When I was 15 I was in the West End production of Joseph and the Technicolor Dream Coat. I was one of the ‘cute kids’ that sat on the side, moved occasionally and “aah’d” in the right places. It was a dream come true, being on stage every night under the lights. Although at 15 I was slightly old for this role, because I wasn’t really ‘cute’ anymore, there was something else where I came into my element, I was a leader. It was a role I happily stepped up to, whether it was helping the younger children to the toilet, or leading the group to dinner on Wednesdays when we had a matinee. However as soon as trouble was on the horizon, I fled. I’ll never forget the night a group of us were caught being naughty on stage, and when told off, I never owned up as the ring leader, I shrunk down and let those who were led astray by me take much of the blame. I was a bad leader.
In this week’s parashah, not only do we learn about Joseph and his Technicolor dream coat but we also see one of the many examples of bad leadership in the Torah. Judah, who is not the eldest of Joseph’s brothers, appoints himself as a leader in their plot to make Joseph disappear. He is the one who comes up with the idea of selling Joseph to the passing Midianites, getting rid of his brother and yet not killing him. Our tradition praises Judah for his actions, labelling him as the protector of Joseph. I, however, can’t help thinking that his actions are cowardly, as he doesn’t stick around to deal with the ramifications of the apparent death of his brother.
The next stage of the story is a break in the narrative of Joseph’s life, and talks just of Judah. It begins with Judah leaving his brothers. The Midrash reflects that this was a consequence of the sale of Joseph, that when faced with their father’s grief the brothers turn on Judah, blaming him for his leadership, saying ‘you suggested we sell Joseph and we followed you. Had you suggested we set Joseph free we would have followed you also’. It was at this point that Judah failed in his role of a leader. He had acted wrongly and needed to take the fall for it. Instead he fled. Just like my 15 year old self.
Learning with, and from, a group of leaders and future leaders I feel like we need to take something away from this. Nelson Mandela said ‘It is better to lead from behind and to put others in front, especially when you celebrate victory when nice things occur. You take the front line when there is danger. Then people will appreciate your leadership.’ Good leaders should empower those around them to do their jobs and lead themselves; however they should not be afraid to step up if something goes wrong. In a community a rabbi should lead and also facilitate the leadership of others. It is important that as rabbis we help to develop the leaders of the future, not just in the Jewish community, but throughout. As the former President of the United States and Supreme Commander of the Allied Forces in Europe, Dwight Eisenhower, said ‘Leadership is the art of getting someone else to do something you want done because he wants to do it.’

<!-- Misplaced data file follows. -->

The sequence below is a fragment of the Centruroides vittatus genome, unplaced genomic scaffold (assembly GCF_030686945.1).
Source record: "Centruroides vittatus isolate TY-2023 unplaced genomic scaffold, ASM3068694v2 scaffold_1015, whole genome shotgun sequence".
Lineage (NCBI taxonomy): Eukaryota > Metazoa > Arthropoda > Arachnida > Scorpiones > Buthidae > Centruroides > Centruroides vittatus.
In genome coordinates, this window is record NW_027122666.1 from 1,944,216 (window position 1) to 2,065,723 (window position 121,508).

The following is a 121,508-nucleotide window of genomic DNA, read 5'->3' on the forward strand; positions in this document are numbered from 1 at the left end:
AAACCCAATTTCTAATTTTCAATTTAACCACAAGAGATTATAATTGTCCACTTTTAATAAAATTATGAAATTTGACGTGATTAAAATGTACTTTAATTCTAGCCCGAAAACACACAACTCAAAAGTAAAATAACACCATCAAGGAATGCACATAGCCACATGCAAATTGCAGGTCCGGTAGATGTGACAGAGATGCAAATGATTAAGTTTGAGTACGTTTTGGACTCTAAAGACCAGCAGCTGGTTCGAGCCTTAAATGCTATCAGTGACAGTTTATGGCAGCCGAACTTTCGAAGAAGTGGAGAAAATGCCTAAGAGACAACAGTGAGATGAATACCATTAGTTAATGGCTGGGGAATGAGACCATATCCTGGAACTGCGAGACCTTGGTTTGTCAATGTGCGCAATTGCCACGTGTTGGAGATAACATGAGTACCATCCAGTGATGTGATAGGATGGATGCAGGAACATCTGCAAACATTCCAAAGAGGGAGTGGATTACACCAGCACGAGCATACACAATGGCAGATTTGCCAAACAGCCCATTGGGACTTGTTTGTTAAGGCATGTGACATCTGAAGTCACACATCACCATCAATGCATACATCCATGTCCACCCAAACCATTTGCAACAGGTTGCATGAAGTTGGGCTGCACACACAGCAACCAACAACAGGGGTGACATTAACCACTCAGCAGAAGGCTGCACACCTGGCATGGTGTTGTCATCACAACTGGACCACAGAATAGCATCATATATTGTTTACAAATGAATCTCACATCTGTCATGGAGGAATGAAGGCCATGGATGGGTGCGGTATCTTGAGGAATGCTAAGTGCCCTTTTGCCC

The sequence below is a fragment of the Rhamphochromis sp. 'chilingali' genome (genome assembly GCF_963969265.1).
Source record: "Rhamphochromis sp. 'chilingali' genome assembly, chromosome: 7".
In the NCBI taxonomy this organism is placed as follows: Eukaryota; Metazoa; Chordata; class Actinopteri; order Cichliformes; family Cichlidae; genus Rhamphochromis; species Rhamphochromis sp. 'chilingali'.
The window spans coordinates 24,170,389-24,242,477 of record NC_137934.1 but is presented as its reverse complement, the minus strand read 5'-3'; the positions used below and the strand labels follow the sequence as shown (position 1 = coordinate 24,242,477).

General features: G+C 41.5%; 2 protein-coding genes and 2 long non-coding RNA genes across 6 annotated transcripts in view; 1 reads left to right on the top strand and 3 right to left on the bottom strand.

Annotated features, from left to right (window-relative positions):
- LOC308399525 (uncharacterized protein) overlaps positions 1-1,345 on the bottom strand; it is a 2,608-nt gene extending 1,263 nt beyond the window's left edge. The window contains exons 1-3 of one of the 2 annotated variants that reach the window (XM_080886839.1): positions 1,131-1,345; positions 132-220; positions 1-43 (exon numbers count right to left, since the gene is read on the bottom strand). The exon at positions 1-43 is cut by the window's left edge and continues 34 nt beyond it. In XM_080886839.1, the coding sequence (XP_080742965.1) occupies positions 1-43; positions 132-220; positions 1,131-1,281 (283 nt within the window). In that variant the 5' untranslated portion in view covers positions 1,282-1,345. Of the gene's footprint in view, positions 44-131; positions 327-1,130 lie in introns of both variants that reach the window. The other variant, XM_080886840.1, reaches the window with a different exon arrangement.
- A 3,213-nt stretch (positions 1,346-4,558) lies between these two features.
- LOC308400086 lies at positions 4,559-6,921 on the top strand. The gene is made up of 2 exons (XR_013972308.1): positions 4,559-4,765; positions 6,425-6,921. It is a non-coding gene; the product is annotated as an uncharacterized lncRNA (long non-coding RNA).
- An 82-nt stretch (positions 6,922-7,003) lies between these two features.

I admit, I am pretty harsh on Judah. He didn’t stand up and take the front line, though how can we expect him to be such a great leader when we look at who he has had to learn from? His father, Jacob, was hardly someone I would look to for leadership advice. He lies, cheats and then visibly shows that he has a favourite son. He was certainly not the ideal role model. How was Judah meant to learn? It is the same for us in communities. How can we expect good leaders to come out of our communities if we do not set a good example of leadership?
At 15 I made one of the fundamental errors of leadership, I didn’t own up when things went wrong, I ran away. But I am luckier than Judah. I have been given the opportunity to learn from my mistakes and become a better leader. I hope I can use this to empower the leaders of the future. But I am still happy to “aaah” in the background when appropriate.
The views expressed in this D’var Torah do not necessarily reflect the position of Leo Baeck College.